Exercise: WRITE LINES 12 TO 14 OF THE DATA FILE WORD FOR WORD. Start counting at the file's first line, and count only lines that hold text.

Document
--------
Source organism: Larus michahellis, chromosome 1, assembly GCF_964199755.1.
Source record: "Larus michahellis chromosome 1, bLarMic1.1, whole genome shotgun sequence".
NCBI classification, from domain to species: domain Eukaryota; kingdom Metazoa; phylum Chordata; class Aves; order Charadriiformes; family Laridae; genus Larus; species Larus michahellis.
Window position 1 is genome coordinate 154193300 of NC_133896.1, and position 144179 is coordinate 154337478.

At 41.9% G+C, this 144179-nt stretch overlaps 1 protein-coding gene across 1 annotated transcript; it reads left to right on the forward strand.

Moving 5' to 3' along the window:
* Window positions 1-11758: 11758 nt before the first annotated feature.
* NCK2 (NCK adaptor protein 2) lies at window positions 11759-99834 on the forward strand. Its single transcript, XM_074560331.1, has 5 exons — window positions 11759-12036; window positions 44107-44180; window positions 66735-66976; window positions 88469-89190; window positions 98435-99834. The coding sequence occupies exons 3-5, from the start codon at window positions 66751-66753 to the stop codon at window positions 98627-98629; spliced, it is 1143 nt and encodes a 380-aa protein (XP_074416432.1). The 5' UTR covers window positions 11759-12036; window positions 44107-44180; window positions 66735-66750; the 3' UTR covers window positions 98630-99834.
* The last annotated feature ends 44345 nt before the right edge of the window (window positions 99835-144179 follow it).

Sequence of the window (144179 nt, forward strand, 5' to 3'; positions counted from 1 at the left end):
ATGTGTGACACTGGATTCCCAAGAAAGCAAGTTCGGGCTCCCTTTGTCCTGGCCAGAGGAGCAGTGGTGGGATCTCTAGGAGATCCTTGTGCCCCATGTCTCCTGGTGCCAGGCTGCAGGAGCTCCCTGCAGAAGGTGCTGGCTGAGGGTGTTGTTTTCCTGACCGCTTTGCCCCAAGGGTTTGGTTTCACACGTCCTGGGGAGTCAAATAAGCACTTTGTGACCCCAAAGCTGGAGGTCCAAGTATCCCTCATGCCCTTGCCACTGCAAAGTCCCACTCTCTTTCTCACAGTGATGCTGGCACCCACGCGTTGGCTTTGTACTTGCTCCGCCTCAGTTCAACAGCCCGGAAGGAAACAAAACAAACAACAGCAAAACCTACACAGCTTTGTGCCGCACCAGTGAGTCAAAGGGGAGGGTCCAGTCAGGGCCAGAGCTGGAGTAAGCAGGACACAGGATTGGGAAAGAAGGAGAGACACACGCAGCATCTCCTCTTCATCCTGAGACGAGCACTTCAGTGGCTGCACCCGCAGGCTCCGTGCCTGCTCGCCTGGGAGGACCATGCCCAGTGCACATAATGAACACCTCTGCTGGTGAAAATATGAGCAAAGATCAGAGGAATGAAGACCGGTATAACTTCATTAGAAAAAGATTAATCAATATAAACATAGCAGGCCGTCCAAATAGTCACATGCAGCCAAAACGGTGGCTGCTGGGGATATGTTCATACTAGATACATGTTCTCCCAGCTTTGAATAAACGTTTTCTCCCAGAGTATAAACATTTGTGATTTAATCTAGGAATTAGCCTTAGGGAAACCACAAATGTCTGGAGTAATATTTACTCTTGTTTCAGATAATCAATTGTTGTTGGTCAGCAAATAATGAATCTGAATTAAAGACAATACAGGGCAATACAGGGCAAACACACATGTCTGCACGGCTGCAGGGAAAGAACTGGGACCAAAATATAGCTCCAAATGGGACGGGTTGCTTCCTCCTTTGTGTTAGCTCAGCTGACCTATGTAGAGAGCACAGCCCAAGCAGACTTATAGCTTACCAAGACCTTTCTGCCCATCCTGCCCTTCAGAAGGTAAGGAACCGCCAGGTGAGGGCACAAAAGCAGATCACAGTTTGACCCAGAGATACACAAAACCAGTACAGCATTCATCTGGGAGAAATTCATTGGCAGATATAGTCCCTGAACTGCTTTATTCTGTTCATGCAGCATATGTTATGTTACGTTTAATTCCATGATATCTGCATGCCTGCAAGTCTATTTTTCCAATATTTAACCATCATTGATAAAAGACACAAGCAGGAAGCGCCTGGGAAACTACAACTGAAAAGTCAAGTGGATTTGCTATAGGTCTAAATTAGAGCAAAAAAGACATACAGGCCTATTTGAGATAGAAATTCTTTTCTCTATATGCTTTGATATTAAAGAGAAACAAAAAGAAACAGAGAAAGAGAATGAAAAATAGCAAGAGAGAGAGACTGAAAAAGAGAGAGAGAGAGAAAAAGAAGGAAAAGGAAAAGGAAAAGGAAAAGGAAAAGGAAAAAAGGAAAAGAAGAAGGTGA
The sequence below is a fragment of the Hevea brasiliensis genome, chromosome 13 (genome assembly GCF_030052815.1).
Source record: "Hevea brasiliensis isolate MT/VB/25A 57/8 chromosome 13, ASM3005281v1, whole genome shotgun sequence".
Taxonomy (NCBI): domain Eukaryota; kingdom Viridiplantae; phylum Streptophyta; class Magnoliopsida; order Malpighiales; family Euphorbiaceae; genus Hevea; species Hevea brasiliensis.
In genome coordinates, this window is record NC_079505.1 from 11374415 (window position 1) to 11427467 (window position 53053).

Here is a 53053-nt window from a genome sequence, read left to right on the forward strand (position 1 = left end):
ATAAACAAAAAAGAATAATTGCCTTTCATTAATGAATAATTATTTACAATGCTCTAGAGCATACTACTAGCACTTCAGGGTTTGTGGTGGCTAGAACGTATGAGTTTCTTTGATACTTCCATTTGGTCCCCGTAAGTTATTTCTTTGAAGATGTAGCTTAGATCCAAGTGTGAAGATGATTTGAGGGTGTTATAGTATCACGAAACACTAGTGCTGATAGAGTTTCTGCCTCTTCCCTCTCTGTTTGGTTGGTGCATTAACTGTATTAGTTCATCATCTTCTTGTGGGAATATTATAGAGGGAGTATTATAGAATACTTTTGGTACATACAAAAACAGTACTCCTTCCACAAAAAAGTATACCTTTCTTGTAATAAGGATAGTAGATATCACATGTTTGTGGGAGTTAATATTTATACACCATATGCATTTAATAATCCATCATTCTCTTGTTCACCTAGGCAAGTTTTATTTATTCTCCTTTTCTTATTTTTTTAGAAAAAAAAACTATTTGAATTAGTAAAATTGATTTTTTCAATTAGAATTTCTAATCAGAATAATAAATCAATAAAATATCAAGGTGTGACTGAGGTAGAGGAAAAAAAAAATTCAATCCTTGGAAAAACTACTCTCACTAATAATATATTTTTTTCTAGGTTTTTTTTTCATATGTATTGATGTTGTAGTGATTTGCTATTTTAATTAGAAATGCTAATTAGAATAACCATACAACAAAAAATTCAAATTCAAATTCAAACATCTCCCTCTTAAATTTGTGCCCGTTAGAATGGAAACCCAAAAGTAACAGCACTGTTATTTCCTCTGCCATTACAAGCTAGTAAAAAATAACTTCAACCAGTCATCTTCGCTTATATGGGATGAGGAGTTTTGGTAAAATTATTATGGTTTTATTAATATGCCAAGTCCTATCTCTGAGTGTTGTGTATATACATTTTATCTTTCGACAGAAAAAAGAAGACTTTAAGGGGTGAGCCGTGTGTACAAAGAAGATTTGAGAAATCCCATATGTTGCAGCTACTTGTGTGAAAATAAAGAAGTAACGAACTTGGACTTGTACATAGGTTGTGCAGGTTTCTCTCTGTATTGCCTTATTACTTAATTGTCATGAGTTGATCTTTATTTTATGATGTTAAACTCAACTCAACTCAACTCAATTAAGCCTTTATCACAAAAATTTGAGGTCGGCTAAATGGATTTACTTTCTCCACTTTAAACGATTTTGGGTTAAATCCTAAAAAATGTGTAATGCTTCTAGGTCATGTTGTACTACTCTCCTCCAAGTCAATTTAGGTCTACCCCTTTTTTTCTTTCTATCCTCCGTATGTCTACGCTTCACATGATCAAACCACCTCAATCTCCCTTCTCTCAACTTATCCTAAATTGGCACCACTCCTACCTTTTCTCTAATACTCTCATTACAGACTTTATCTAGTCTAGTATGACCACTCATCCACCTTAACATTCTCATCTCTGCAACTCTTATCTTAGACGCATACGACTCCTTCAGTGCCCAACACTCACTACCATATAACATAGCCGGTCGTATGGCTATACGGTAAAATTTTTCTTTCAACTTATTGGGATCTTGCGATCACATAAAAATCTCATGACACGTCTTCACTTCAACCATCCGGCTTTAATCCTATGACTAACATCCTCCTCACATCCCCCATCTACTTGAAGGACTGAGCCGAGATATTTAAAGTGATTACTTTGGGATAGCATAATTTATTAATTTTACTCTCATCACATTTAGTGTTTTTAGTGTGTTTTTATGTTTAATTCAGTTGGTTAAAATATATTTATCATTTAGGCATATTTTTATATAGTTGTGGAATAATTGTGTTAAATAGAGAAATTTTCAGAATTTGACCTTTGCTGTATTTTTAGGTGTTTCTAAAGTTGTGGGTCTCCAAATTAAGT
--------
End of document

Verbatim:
The sequence below is a fragment of the Hevea brasiliensis genome, chromosome 13 (genome assembly GCF_030052815.1).
Source record: "Hevea brasiliensis isolate MT/VB/25A 57/8 chromosome 13, ASM3005281v1, whole genome shotgun sequence".
Taxonomy (NCBI): domain Eukaryota; kingdom Viridiplantae; phylum Streptophyta; class Magnoliopsida; order Malpighiales; family Euphorbiaceae; genus Hevea; species Hevea brasiliensis.